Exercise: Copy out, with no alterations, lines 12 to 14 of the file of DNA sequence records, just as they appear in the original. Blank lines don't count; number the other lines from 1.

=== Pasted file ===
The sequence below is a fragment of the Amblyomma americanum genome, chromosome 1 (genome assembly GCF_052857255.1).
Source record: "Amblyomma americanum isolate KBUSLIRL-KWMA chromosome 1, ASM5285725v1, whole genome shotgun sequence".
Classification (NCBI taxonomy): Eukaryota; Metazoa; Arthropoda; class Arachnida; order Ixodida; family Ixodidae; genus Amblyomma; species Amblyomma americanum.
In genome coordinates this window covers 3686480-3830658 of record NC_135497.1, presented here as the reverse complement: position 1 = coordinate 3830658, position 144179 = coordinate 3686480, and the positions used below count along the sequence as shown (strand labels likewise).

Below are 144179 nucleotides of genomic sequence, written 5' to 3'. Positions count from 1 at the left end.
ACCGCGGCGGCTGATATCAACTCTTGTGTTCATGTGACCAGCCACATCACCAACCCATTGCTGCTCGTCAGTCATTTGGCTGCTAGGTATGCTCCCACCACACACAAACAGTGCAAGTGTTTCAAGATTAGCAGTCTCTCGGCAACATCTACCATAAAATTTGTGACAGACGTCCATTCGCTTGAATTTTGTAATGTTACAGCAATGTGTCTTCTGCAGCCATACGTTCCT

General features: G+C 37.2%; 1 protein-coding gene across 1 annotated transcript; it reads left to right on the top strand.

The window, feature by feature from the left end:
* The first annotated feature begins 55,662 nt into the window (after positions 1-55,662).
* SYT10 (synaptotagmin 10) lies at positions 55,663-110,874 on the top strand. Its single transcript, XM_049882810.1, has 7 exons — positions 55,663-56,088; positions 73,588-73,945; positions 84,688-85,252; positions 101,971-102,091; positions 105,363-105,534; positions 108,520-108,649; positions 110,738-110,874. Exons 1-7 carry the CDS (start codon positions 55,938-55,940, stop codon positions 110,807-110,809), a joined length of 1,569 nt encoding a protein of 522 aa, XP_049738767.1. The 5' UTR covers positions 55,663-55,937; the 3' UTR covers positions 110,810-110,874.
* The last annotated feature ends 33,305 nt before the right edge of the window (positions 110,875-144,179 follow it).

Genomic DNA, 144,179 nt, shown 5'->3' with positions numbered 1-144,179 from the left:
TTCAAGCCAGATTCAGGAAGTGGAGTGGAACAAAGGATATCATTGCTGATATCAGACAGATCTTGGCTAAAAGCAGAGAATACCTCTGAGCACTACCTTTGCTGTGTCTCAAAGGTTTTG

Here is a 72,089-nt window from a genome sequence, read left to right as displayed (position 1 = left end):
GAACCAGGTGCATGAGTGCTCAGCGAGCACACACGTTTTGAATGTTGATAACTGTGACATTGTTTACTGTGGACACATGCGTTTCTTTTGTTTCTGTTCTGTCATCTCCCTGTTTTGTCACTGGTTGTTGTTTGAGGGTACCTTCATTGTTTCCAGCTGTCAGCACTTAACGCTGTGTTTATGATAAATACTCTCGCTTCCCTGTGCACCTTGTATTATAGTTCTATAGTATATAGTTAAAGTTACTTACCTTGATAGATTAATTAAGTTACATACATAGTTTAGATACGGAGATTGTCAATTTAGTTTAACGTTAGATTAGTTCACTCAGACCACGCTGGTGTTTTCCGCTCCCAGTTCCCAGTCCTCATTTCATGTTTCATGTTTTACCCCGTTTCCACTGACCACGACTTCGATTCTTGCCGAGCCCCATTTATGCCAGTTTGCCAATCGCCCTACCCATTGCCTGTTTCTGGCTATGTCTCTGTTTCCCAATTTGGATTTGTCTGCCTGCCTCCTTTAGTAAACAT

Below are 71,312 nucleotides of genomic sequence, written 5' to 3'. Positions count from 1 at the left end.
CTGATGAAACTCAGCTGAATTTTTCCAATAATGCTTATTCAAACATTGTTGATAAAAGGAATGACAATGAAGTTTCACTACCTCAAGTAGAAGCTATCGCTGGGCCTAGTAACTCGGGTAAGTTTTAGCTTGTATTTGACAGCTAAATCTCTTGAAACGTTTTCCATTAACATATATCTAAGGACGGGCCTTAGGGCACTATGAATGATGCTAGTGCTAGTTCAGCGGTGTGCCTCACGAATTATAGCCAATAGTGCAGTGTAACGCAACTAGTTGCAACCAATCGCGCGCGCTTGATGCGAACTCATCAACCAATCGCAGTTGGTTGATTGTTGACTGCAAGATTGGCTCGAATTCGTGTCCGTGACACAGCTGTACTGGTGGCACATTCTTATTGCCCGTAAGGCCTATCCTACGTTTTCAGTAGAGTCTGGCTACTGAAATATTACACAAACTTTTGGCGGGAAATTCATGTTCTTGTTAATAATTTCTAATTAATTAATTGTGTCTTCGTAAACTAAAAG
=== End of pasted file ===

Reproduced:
Genomic DNA, 144,179 nt, shown 5'->3' with positions numbered 1-144,179 from the left:
TTCAAGCCAGATTCAGGAAGTGGAGTGGAACAAAGGATATCATTGCTGATATCAGACAGATCTTGGCTAAAAGCAGAGAATACCTCTGAGCACTACCTTTGCTGTGTCTCAAAGGTTTTG

Here is a 72,089-nt window from a genome sequence, read left to right as displayed (position 1 = left end):